The online industry is gearing up for what promises to be a watershed moment in the history of the internet on 6 June – a day known as World IPv6 Launch.
On that day, internet service providers (ISPs), home router manufacturers and web companies around the world will permanently enable version six of the IP addressing scheme (IPv6) for their products and services, in an attempt to kickstart a global transition to the new internet protocol.
Participating ISPs, such and AT&T, Comcast and the UK's education network Janet, will enable IPv6 for enough users so that at least one percent of their residential subscribers who visit participating websites will do so using IPv6.
Meanwhile, home networking equipment manufacturers, such as Cisco and D-Link, will enable IPv6 by default through their home router products, and web companies like Facebook, Google and Microsoft Bing will permanently enable IPv6 on their main websites.
IPv6 is seen as critical to the internet’s continued growth, as the current protocol, IPv4, allows for just 4.3 billion IP addresses – a number close to exhaustion due to the explosion of internet-connected devices. In comparison, IPv6 allows for 340 trillion trillion trillion addresses.
As well as accommodating internet growth for the foreseeable future, IPv6 could also enable the 'Internet of Things' – providing a large enough address pool for every electronic appliance to have an IP address and share data with other appliances in real time without human intervention.
“With IPv6, things are about to get very interesting indeed,” said Ben Pirt, VP of engineering at Cosm. “Already we’re starting to see devices as diverse as weighing scales, lighting and toasters connect to the Internet of Things. In the near future we’re going to see much more sophisticated uses for these connected objects and sensors, helping us to better understand the world around us.”
In February 2011, the internet authority IANA allocated its last batch of IPv4 addresses to the regional internet registries (RIRs), which are responsible for local distribution of IP addresses to enterprises and ISPs. When those stocks of IPv4 addresses run out, as has already happened in Asia, the RIRs will have no choice but to start distributing IPv6 addresses.
IPv4 and IPv6 can coexist, but they cannot intercommunicate, meaning that the two protocols will have to run in parallel – or dual stack – for some time, in order to avoid breakages in the network. However, this relies heavily on Network Address Translation (NAT), which limits the performance of the internet.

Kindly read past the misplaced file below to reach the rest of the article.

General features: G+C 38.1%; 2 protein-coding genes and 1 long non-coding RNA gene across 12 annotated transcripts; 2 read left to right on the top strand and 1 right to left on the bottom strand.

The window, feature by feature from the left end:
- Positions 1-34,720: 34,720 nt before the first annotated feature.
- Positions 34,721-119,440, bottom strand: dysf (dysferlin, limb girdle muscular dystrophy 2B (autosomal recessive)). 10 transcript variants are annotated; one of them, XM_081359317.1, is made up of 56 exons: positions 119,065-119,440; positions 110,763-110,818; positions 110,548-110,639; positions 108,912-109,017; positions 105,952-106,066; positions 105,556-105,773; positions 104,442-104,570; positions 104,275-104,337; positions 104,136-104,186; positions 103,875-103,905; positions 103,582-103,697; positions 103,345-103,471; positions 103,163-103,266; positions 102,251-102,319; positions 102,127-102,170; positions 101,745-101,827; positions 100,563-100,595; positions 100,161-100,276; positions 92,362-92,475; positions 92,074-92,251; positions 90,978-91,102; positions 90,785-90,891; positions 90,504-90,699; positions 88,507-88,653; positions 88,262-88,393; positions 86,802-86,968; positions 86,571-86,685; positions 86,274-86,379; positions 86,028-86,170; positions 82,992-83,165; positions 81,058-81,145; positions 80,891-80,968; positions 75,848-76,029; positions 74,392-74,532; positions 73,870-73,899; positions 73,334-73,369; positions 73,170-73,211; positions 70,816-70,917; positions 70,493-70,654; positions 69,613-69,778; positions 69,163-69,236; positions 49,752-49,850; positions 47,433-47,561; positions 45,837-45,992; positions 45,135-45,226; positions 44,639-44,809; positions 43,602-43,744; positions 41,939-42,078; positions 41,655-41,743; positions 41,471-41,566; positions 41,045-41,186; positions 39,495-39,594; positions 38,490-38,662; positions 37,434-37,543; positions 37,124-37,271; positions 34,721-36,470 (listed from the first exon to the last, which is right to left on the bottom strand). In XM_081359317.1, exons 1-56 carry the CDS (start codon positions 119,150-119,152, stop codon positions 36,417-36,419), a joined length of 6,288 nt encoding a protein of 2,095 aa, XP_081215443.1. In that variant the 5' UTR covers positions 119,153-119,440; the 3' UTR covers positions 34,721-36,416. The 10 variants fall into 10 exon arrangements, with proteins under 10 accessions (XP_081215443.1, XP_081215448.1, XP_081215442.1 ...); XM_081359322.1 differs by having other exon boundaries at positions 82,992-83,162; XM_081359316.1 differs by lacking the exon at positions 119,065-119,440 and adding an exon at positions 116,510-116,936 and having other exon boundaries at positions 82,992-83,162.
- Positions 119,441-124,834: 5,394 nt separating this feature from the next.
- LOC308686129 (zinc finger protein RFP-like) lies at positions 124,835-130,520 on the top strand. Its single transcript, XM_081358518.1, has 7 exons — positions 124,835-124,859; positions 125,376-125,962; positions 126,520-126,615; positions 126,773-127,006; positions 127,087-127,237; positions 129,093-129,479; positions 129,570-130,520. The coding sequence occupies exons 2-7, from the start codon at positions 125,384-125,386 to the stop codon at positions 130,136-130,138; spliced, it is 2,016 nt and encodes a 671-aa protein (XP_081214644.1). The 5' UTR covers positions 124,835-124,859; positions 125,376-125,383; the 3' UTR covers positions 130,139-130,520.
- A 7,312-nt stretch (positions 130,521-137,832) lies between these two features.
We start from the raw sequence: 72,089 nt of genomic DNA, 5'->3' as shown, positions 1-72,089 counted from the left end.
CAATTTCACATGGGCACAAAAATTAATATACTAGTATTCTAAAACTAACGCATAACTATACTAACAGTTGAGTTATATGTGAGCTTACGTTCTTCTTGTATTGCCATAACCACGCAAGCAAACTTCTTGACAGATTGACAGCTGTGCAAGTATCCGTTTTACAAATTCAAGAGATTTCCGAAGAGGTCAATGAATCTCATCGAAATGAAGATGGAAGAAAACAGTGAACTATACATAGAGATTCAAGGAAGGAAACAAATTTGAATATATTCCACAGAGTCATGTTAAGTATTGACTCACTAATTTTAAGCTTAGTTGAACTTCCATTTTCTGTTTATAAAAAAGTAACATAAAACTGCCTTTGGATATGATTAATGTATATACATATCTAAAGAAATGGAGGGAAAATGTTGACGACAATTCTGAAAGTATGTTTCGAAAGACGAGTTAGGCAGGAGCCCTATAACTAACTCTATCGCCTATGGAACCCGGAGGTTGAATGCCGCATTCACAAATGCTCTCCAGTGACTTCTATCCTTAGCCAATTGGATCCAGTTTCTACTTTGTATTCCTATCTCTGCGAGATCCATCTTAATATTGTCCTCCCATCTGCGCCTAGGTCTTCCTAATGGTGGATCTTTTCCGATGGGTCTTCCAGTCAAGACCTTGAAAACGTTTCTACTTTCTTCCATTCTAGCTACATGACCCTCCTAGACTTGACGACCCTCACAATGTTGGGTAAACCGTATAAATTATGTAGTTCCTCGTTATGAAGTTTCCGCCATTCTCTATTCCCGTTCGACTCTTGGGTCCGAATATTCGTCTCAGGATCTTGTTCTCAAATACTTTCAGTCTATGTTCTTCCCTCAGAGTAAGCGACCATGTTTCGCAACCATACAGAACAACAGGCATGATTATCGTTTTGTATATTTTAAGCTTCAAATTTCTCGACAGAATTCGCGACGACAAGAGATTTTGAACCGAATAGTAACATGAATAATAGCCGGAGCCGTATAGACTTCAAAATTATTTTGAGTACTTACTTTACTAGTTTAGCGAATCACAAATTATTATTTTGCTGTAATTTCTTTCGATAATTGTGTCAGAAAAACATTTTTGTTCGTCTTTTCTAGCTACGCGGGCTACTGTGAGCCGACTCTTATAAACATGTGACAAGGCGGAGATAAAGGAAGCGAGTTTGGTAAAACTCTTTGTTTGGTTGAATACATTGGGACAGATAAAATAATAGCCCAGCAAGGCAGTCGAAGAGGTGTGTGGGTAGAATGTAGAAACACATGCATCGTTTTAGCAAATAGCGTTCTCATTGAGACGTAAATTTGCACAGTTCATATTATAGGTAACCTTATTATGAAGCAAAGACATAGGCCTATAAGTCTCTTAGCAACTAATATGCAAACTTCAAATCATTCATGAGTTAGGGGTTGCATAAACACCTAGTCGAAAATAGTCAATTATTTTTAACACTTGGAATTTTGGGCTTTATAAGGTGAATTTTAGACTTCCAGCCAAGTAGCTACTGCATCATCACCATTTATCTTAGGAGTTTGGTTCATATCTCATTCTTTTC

Last June, the Internet Society held a “test flight” for IPv6, dubbed World IPv6 Day, when tech giants such as Facebook, Google and Yahoo and content delivery networks Akamai and Limelight Networks all enabled IPv6 on their main services for 24 hours. The aim was to motivate organisations across the industry to prepare their services for the imminent transition.
Speaking to Techworld about World IPv6 Launch, Daniel Karrenberg, chief scientist at the RIPE NCC – the RIR for Europe, the Middle East and parts of Central Asia – said that the point of the event was to raise awareness and get the big content providers to put their money where their mouths are.
“Personally, I would have expected a lot more deployment of IPv6 by now, but from what we have seen it doesn't manifest itself,” he said.
“Either nobody is growing, which seems very unlikely, or they are hiding behind NATs. That will not really work once you get higher bandwidth and more complex applications.”
The reluctance to enable IPv6 could be due in part to the investment required, both in terms of operational costs and the cost of upgrading physical equipment such as broadband modems and set top boxes. However, most companies have been buying kit over the past few years that supports both IPv4 and IPv6.
Karrenberg said the Ripe NCC does not expect any large-scale disruption to internet services as a result of World IPv6 Launch, as many of the issues that arose during last year's World IPv6 Day have been ironed out.
For example, the tests ran during World IPv6 Day revealed that some networks appear to support IPv6 when in fact they do not. As some operating systems are programmed to try and connect via IPv6 in the first instance, before falling back on IPv4, this caused significant delays for some users.
“The operating system algorithms have been tweaked since IPv6 Day to be more aware of the fact that there might be the appearance of IPv6 connectivity but no actual IPv6 connectivity, and to work around that,” said Karrenberg.
However, this is not a permanent solution, so the focus of this year's campaign will be to get more content providers on board, and persuade network providers to enable IPv6 by default for their customers.
“What we're saying is, as the content becomes available, there are a number of access networks that will turn it on by default, and now is the time for the last ones who have been ignoring it to make up their minds what they want to do,” he concluded.